Do All Things How?!

arguing

One of the best things about memorizing Scripture is how God uses it to convict my life.  I am currently in the process of memorizing Philippians, and I am working on chapter 2.  God has been using it to give me quite a few attitude checks recently, and I want to take just a minute to focus on one of them.

As I often do, let me preface by saying I am not writing from a position of having attained this.  (I suppose that puts me in good company, as Paul hadn’t attained everything either. See Phillippians 3:12-16.)  I am merely sharing the thought process I have had the last few days.

Philippians 2:14-15 says, “Do all things without grumbling or disputing, that you may be blameless and innocent, children of God without blemish in the midst of a crooked and twisted generation, among whom you shine as lights in the world.” (ESV)

If you read over that quickly because of familiarity, please stop and read through it a few more times slowly.  Let it sink in.

Let’s break it down a little bit.

“Do all things without grumbling or disputing.”  Notice the text.  Do all things without grumbling or disputing.  Not some things.  Not most things.  Not convenient things.  “Do all things without grumbling or disputing” (emphasis mine).  What does that mean?  As I understand it, grumbling is more of an internal attitude.  It is the inward thoughts that are negative toward something.  Think of mumbling to yourself about the issue.  Disputing is the outward form, where we begin arguing with others about what we are doing.  In other words, we are not to be reacting negatively outwardly (toward others) or inwardly (where others won’t easily know, although it still usually impacts our attitude).

Honestly, I’m not sure I could even say I do most things or half the things I do without grumbling or disputing.  Later I will list a few ideas of times this might apply, but I want to push forward with the text first.

What is the result of doing “all things without grumbling or disputing”? We will be “blameless and innocent, children of God without blemish.”  Obviously, if we are still sinning in other ways, then we are not blameless and innocent and without blemish.  The idea here is that we are to strive for those things.  And obviously, if we have it down to the point that we are able to control our attitudes this way, then in theory we have already taken care of most or all of the bigger issues.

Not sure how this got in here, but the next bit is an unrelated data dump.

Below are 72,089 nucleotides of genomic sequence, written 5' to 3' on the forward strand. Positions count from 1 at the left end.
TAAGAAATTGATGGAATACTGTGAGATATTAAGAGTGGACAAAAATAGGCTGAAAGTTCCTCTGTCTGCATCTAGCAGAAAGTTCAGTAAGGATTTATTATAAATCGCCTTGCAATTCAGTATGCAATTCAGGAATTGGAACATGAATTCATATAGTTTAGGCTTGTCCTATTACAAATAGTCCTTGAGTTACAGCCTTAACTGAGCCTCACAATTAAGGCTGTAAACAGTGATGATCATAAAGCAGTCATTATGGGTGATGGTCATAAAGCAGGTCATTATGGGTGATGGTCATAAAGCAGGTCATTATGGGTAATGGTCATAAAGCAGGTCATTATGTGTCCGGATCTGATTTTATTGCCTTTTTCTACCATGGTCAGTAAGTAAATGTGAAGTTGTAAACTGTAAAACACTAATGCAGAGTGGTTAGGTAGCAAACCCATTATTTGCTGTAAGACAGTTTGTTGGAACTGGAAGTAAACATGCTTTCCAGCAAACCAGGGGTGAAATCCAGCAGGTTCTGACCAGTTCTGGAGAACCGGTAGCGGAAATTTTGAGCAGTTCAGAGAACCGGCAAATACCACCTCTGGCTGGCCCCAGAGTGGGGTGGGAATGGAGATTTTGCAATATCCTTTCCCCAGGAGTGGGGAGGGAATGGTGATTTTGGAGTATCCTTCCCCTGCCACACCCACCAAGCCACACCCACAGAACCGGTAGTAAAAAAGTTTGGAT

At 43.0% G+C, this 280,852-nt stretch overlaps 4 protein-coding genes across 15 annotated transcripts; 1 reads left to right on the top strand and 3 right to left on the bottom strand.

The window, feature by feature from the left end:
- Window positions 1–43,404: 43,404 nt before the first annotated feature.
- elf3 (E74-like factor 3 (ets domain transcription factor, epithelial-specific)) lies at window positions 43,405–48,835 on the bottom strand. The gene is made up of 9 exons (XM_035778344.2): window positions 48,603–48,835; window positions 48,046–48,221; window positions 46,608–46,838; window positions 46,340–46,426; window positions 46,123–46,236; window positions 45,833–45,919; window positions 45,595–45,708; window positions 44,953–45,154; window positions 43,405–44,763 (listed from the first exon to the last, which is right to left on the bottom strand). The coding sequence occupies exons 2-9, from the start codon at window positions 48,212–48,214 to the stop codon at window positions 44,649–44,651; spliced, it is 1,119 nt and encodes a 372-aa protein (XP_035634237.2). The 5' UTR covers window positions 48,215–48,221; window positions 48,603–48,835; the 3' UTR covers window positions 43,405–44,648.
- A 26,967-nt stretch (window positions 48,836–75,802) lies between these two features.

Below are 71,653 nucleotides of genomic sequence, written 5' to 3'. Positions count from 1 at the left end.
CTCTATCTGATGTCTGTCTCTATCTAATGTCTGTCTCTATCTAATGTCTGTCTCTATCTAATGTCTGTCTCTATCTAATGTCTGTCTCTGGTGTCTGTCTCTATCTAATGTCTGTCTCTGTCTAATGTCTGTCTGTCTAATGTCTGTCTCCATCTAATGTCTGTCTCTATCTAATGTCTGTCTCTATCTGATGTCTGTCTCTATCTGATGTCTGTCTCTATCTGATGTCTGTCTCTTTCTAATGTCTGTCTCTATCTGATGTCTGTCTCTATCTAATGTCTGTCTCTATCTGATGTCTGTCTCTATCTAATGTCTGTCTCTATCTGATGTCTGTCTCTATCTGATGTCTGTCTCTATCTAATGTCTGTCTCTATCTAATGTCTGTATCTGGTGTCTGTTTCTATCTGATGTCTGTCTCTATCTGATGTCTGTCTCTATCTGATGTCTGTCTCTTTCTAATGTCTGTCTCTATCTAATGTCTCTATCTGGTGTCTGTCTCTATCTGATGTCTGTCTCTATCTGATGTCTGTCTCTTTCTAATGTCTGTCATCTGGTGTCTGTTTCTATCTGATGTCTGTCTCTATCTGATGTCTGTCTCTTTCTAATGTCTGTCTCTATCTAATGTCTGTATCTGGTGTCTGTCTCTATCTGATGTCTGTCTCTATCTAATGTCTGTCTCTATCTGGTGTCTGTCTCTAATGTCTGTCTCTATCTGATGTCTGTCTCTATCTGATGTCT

I realize this flies in the face of a lot of teaching today.  We hear how we are just “sinners saved by grace.”  We hear how we will never be perfect this side of Heaven.  We are told that we sin every day in thought, word, or deed.  I understand where people are coming from there and what they are reacting against.  But I think we are overemphasizing some teachings of Scripture and neglecting the call to holiness and sanctification.  We are to strive to live like Jesus and to constantly be more conformed to His image.  Whether or not we will ever attain “Christian perfection” (to borrow John Wesley’s wording), we should certainly strive for it.

If we are doing “all things without grumbling and disputing,” we will be “blameless and innocent . . . in the midst of a crooked and twisted generation.”  This part of the verse doesn’t need much notation.  Check the news to see that this is an accurate description of our generation.

In the middle of this generation, if we are doing things as Paul says above, we will “shine as lights in the world.”  Think about it.  The vast majority of people do quite a bit of grumbling and disputing.  If we, as children of God, could begin to live this out in our homes (regardless of what our spouses or children are doing), in our workplaces, in the slow-moving lines at the store, while waiting for food that seems to be taking too long in the restaurant, and many other places, we would stand out.  We would be different.  We would be exceptional.  We would “shine as lights in the world.”  What a witness that would be!  Think of the conversations that could start up as a result of someone who knows us well never seeing us grumble or complain or argue!

I have most certainly not arrived here.  But now that I have stored up those verses in my heart, I cannot grumble and dispute without the Holy Spirit bringing them to mind and convicting me.

May we all strive to live up to Scripture.  I pray that you will make it your goal, as I am making it mine, to live in a counter culture way and “do all things without grumbling or disputing.”  May God strengthen and bless you!